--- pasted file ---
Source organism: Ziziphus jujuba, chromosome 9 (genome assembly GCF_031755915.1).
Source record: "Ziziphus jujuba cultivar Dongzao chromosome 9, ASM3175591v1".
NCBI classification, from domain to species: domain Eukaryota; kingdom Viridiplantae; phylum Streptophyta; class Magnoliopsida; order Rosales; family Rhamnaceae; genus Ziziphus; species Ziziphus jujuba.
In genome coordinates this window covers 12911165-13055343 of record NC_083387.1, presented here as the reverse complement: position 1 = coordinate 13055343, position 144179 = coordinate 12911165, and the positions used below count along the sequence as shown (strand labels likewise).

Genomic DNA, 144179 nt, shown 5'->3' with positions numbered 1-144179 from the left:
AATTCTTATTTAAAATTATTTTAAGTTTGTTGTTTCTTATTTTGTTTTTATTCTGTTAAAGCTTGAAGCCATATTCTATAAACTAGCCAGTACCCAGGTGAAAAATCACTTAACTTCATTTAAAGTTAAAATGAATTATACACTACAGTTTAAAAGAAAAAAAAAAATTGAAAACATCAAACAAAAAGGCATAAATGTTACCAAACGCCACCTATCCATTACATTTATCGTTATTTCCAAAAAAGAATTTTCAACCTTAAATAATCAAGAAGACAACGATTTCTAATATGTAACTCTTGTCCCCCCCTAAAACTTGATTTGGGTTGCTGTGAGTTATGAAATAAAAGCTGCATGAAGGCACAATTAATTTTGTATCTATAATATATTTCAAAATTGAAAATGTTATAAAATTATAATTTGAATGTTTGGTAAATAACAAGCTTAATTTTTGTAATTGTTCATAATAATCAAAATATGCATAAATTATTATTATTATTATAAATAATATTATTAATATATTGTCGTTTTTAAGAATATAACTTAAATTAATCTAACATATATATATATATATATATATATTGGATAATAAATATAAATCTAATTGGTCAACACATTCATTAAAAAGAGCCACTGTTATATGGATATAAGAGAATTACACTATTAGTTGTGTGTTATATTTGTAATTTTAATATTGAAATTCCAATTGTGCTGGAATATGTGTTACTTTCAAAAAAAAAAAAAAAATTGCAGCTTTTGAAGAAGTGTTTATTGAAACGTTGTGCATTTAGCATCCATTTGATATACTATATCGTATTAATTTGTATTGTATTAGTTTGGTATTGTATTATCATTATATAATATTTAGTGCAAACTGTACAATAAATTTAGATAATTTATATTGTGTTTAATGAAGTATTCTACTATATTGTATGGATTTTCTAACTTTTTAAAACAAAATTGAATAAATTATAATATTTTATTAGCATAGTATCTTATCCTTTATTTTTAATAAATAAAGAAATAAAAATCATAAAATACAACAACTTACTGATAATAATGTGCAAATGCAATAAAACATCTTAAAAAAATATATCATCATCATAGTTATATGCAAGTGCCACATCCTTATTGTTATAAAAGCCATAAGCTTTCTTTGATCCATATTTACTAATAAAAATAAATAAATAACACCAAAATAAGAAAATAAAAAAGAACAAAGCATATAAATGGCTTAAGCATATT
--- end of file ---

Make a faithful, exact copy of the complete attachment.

Source organism: Ziziphus jujuba, chromosome 9 (genome assembly GCF_031755915.1).
Source record: "Ziziphus jujuba cultivar Dongzao chromosome 9, ASM3175591v1".
NCBI classification, from domain to species: domain Eukaryota; kingdom Viridiplantae; phylum Streptophyta; class Magnoliopsida; order Rosales; family Rhamnaceae; genus Ziziphus; species Ziziphus jujuba.
In genome coordinates this window covers 12911165-13055343 of record NC_083387.1, presented here as the reverse complement: position 1 = coordinate 13055343, position 144179 = coordinate 12911165, and the positions used below count along the sequence as shown (strand labels likewise).

Genomic DNA, 144179 nt, shown 5'->3' with positions numbered 1-144179 from the left:
AATTCTTATTTAAAATTATTTTAAGTTTGTTGTTTCTTATTTTGTTTTTATTCTGTTAAAGCTTGAAGCCATATTCTATAAACTAGCCAGTACCCAGGTGAAAAATCACTTAACTTCATTTAAAGTTAAAATGAATTATACACTACAGTTTAAAAGAAAAAAAAAAATTGAAAACATCAAACAAAAAGGCATAAATGTTACCAAACGCCACCTATCCATTACATTTATCGTTATTTCCAAAAAAGAATTTTCAACCTTAAATAATCAAGAAGACAACGATTTCTAATATGTAACTCTTGTCCCCCCCTAAAACTTGATTTGGGTTGCTGTGAGTTATGAAATAAAAGCTGCATGAAGGCACAATTAATTTTGTATCTATAATATATTTCAAAATTGAAAATGTTATAAAATTATAATTTGAATGTTTGGTAAATAACAAGCTTAATTTTTGTAATTGTTCATAATAATCAAAATATGCATAAATTATTATTATTATTATAAATAATATTATTAATATATTGTCGTTTTTAAGAATATAACTTAAATTAATCTAACATATATATATATATATATATATATTGGATAATAAATATAAATCTAATTGGTCAACACATTCATTAAAAAGAGCCACTGTTATATGGATATAAGAGAATTACACTATTAGTTGTGTGTTATATTTGTAATTTTAATATTGAAATTCCAATTGTGCTGGAATATGTGTTACTTTCAAAAAAAAAAAAAAAATTGCAGCTTTTGAAGAAGTGTTTATTGAAACGTTGTGCATTTAGCATCCATTTGATATACTATATCGTATTAATTTGTATTGTATTAGTTTGGTATTGTATTATCATTATATAATATTTAGTGCAAACTGTACAATAAATTTAGATAATTTATATTGTGTTTAATGAAGTATTCTACTATATTGTATGGATTTTCTAACTTTTTAAAACAAAATTGAATAAATTATAATATTTTATTAGCATAGTATCTTATCCTTTATTTTTAATAAATAAAGAAATAAAAATCATAAAATACAACAACTTACTGATAATAATGTGCAAATGCAATAAAACATCTTAAAAAAATATATCATCATCATAGTTATATGCAAGTGCCACATCCTTATTGTTATAAAAGCCATAAGCTTTCTTTGATCCATATTTACTAATAAAAATAAATAAATAACACCAAAATAAGAAAATAAAAAAGAACAAAGCATATAAATGGCTTAAGCATATT